Jaidyn Stephenson slipped to Collingwood on account of a bung heart but won the rising star award and is now a premiership player.


Tyson Goldsack tore his freaking ACL in March. Travis Varcoe’s sister passed away after an accidental clash in a football game.

Adam Treloar tore both of his hamstrings within seconds of each other. Brody Mihocek was passed over in multiple drafts, was taken as a rookie this year, and hasn’t been out of the team since his debut.

Jordan De Goey was banished by the club for the second time in as many years at the beginning of the season.

Everywhere you look there’s an extraordinary story to tell.

But there are yarns for days even for those who’ve had more ho-hum seasons. Where does captain Scott Pendlebury now sit in the Australian Rules football pantheon? He, Goldsack and Steele Sidebottom are now two-time premiership players, with the flags separated by almost a decade.

Scott Pendlebury Collingwood Magpies AFL 2017

(AAP Image/Julian Smith)

Nine of Collingwood’s 22 started their careers at other clubs, the Pies using plenty of draft capital to poach them once they’d got some miles on their odometers.

In a lot of ways Collingwood’s 2018 season is a triumph of circumstance. Coming into the year there’s no way we would have thought a forward line of Cox, De Goey, Mihocek, Thomas, Stephenson and Will Hoskin-Elliott would lift the premiership cup. Ditto a backline that has had zero continuity save for the last quarter of the season.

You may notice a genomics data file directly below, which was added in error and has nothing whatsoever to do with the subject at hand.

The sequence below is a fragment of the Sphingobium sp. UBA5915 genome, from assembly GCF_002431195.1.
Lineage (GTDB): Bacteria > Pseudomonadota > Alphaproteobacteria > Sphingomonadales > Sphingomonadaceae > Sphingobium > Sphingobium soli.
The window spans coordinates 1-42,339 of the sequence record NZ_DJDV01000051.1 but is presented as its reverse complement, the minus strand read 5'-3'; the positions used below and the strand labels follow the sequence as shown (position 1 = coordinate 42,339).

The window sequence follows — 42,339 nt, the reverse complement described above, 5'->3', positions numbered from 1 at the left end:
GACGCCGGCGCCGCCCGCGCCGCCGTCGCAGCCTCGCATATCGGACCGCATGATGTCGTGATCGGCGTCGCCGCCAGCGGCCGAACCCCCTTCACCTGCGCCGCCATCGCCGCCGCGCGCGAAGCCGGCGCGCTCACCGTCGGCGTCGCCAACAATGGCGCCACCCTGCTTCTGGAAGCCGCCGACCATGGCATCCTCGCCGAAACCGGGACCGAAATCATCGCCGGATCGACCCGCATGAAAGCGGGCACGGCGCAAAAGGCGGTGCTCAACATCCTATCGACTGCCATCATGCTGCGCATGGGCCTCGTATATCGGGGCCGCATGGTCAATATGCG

The Pies have been wrecked by season-ending injuries to players we would have pencilled in as critical in March. Daniel Wells, Jamie Elliott, Matthew Scharenberg, Darcy Moore.

Despite it all, Buckley and his team discovered winning combinations across the ground. And with a ferocious commitment to the contest and sterling execution of a handball-heavy game plan, Collingwood has captured quite a stunning premiership.

We might not have seen it coming, but in hindsight we absolutely should have.

Can the Pies back up the most unlikely of premiership wins? It doesn’t matter now.

Collingwood has returned to what it surely considers its rightful place in the pecking order.

Destiny has become reality.